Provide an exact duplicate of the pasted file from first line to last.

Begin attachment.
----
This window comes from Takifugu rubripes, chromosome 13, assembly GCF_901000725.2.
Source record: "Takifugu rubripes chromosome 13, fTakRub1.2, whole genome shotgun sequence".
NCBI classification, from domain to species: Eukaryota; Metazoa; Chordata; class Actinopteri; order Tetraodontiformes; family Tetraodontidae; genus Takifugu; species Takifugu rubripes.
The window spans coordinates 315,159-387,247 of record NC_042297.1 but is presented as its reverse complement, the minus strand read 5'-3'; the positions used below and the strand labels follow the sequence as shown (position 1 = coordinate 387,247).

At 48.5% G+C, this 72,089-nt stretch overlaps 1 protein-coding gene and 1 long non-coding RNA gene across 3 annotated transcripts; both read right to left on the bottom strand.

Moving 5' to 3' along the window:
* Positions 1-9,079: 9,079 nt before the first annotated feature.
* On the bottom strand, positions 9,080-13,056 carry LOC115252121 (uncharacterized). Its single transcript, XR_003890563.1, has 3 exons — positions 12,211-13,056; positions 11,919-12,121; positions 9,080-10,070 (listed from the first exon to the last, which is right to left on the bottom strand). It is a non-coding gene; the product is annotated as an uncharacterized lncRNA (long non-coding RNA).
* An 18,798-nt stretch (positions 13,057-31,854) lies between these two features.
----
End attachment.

This window comes from Takifugu rubripes, chromosome 13, assembly GCF_901000725.2.
Source record: "Takifugu rubripes chromosome 13, fTakRub1.2, whole genome shotgun sequence".
NCBI classification, from domain to species: Eukaryota; Metazoa; Chordata; class Actinopteri; order Tetraodontiformes; family Tetraodontidae; genus Takifugu; species Takifugu rubripes.
The window spans coordinates 315,159-387,247 of record NC_042297.1 but is presented as its reverse complement, the minus strand read 5'-3'; the positions used below and the strand labels follow the sequence as shown (position 1 = coordinate 387,247).

At 48.5% G+C, this 72,089-nt stretch overlaps 1 protein-coding gene and 1 long non-coding RNA gene across 3 annotated transcripts; both read right to left on the bottom strand.

Moving 5' to 3' along the window:
* Positions 1-9,079: 9,079 nt before the first annotated feature.
* On the bottom strand, positions 9,080-13,056 carry LOC115252121 (uncharacterized). Its single transcript, XR_003890563.1, has 3 exons — positions 12,211-13,056; positions 11,919-12,121; positions 9,080-10,070 (listed from the first exon to the last, which is right to left on the bottom strand). It is a non-coding gene; the product is annotated as an uncharacterized lncRNA (long non-coding RNA).
* An 18,798-nt stretch (positions 13,057-31,854) lies between these two features.